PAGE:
Remember that book on the Schiffs and their circle? How Lewis is referred to as “excruciatingly irascible” in the subtitle? You can imagine this is why-

Wasn’t his satire of Woolf the other day funny? I think that one might have hit too many raw nerves for people of today. Above, though, is one of the reasons people often say that Lewis wasn’t just a Modernist, but he was a anti-Modernist Modernist. He critiqued them from the inside. The Modernists created characters–and Lewis made those Modernists his own characters. In other words, he was the philosopher of the bunch. Hence- buried. Waaal if you want to comprehend this historically recent, major literary movement then you need to understand Lewis. And again, this dynamic he has with his contemporaries doesn’t appear to be confined to his own time…

Interesting historiography of WWI here

The Lion species survived so they had to have another war. The Lion species survived that war too, so they had to engineer the hippie movement to get the Lions adjusted to a diet of soy blocks. That wasn’t enough either so they had to engineer today’s coon-lovin, U Go Girl, prog movement.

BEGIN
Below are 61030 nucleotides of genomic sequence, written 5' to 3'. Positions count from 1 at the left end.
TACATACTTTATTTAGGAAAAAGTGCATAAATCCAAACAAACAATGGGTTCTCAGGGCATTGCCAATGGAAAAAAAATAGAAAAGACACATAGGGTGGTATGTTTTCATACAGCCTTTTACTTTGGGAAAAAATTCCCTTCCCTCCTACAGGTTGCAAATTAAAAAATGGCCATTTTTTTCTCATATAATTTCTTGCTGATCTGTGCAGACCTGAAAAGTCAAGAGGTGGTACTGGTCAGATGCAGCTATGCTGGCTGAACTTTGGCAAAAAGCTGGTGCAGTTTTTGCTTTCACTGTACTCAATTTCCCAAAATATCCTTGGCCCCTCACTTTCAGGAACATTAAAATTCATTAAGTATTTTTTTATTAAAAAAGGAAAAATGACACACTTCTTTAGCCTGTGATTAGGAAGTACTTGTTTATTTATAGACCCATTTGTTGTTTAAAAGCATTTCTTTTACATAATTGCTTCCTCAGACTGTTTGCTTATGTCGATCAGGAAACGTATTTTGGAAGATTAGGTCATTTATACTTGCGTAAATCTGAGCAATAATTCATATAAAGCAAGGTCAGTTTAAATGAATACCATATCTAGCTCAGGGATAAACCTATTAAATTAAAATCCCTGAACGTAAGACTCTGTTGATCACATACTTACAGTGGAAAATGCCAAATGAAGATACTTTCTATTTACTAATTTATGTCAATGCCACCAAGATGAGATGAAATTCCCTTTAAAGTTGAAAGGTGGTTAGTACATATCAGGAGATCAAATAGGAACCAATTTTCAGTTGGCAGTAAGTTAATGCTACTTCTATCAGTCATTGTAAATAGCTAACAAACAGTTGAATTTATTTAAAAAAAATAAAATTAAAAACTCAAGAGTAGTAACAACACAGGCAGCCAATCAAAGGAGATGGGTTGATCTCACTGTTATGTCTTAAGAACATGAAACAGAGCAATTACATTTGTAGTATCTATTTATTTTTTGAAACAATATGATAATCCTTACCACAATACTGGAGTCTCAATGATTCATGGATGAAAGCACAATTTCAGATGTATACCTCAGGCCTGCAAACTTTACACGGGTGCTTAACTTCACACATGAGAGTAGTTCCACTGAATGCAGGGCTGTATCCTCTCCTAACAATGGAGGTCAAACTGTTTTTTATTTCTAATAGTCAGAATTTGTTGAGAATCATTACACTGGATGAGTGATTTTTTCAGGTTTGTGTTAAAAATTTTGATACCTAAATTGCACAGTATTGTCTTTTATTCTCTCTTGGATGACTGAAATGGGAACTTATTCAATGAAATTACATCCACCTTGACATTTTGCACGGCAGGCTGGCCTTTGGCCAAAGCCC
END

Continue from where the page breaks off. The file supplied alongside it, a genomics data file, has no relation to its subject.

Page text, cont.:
He really does knock it out of the park in this chapter- it probably really IS the “centerpiece” of the book

Ordinary, nice people–how BLAND! The men’s balls are in a jar, and the women have a trace of mustache upon their upper-lip. That brings us back to the concept of disgust and sensitivity regarding disgusting things.

Man, I wonder how far this goes back? Could we describe something like Robinson Crusoe or The Hobbit as this too?

A famous Fiction writer… exercises a good deal of power. In fact he is a sort of editor, of the current news-and-Gossip-sheet, for the select public of the High-bohemia

“Inside information” – and Apes of God is quite the club.


The ‘ truth ’ if it were told (not that it can be by more than one man in a generation or two) would bring rushing down the whole house of cards, would it not—or do I exaggerate ?

Makes you wonder how much art contains protagonists that should be regarded as the opposite. A Lewisian revisionary history would be quite devastating I think.

See what the painter’s eye catches?

I’ve only covered about half of this chapter. Until another time.